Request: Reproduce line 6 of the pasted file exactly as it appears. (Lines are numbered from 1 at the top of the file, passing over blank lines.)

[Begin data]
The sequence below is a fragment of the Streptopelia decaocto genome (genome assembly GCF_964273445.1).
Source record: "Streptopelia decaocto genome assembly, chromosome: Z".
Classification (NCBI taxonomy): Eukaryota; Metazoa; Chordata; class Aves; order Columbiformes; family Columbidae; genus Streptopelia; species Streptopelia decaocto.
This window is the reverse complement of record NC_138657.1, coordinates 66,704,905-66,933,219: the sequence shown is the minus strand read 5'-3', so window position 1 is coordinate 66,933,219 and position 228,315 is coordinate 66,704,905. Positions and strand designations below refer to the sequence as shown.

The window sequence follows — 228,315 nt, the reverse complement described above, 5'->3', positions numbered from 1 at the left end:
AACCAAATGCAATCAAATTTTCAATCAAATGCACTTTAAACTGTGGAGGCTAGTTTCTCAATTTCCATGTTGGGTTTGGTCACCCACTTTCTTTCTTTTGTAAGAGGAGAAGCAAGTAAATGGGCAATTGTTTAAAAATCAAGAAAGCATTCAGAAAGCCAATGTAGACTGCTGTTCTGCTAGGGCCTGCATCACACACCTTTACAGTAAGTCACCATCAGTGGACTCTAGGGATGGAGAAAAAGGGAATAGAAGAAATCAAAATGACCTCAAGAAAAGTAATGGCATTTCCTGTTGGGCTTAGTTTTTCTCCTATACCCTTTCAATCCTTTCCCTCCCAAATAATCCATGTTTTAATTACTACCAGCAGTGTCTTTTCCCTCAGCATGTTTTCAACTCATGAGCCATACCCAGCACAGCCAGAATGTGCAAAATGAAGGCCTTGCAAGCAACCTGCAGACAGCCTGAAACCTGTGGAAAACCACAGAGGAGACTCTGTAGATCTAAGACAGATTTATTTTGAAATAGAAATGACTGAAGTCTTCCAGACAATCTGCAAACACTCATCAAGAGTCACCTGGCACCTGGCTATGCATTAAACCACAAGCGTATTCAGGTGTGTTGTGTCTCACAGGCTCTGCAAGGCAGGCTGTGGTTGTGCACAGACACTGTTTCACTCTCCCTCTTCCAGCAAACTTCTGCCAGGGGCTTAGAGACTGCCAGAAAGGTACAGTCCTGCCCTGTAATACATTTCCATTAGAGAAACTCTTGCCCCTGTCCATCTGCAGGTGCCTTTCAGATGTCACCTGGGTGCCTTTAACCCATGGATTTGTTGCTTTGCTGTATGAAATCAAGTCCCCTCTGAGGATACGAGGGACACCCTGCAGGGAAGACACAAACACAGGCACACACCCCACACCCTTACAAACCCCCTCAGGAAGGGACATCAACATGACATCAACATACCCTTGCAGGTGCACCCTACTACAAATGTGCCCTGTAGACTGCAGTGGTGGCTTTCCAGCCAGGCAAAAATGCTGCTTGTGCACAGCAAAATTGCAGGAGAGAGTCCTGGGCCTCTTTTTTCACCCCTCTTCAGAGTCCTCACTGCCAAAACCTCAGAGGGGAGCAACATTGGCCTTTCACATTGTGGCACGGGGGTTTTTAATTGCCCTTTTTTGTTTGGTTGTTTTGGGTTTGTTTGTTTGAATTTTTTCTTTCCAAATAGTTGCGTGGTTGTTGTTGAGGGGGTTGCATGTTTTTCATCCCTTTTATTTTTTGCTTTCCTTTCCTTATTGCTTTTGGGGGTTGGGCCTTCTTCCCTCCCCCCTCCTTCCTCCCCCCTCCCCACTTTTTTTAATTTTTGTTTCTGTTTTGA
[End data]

AACCAAATGCAATCAAATTTTCAATCAAATGCACTTTAAACTGTGGAGGCTAGTTTCTCAATTTCCATGTTGGGTTTGGTCACCCACTTTCTTTCTTTTGTAAGAGGAGAAGCAAGTAAATGGGCAATTGTTTAAAAATCAAGAAAGCATTCAGAAAGCCAATGTAGACTGCTGTTCTGCTAGGGCCTGCATCACACACCTTTACAGTAAGTCACCATCAGTGGACTCTAGGGATGGAGAAAAAGGGAATAGAAGAAATCAAAATGACCTCAAGAAAAGTAATGGCATTTCCTGTTGGGCTTAGTTTTTCTCCTATACCCTTTCAATCCTTTCCCTCCCAAATAATCCATGTTTTAATTACTACCAGCAGTGTCTTTTCCCTCAGCATGTTTTCAACTCATGAGCCATACCCAGCACAGCCAGAATGTGCAAAATGAAGGCCTTGCAAGCAACCTGCAGACAGCCTGAAACCTGTGGAAAACCACAGAGGAGACTCTGTAGATCTAAGACAGATTTATTTTGAAATAGAAATGACTGAAGTCTTCCAGACAATCTGCAAACACTCATCAAGAGTCACCTGGCACCTGGCTATGCATTAAACCACAAGCGTATTCAGGTGTGTTGTGTCTCACAGGCTCTGCAAGGCAGGCTGTGGTTGTGCACAGACACTGTTTCACTCTCCCTCTTCCAGCAAACTTCTGCCAGGGGCTTAGAGACTGCCAGAAAGGTACAGTCCTGCCCTGTAATACATTTCCATTAGAGAAACTCTTGCCCCTGTCCATCTGCAGGTGCCTTTCAGATGTCACCTGGGTGCCTTTAACCCATGGATTTGTTGCTTTGCTGTATGAAATCAAGTCCCCTCTGAGGATACGAGGGACACCCTGCAGGGAAGACACAAACACAGGCACACACCCCACACCCTTACAAACCCCCTCAGGAAGGGACATCAACATGACATCAACATACCCTTGCAGGTGCACCCTACTACAAATGTGCCCTGTAGACTGCAGTGGTGGCTTTCCAGCCAGGCAAAAATGCTGCTTGTGCACAGCAAAATTGCAGGAGAGAGTCCTGGGCCTCTTTTTTCACCCCTCTTCAGAGTCCTCACTGCCAAAACCTCAGAGGGGAGCAACATTGGCCTTTCACATTGTGGCACGGGGGTTTTTAATTGCCCTTTTTTGTTTGGTTGTTTTGGGTTTGTTTGTTTGAATTTTTTCTTTCCAAATAGTTGCGTGGTTGTTGTTGAGGGGGTTGCATGTTTTTCATCCCTTTTATTTTTTGCTTTCCTTTCCTTATTGCTTTTGGGGGTTGGGCCTTCTTCCCTCCCCCCTCCTTCCTCCCCCCTCCCCACTTTTTTTAATTTTTGTTTCTGTTTTGA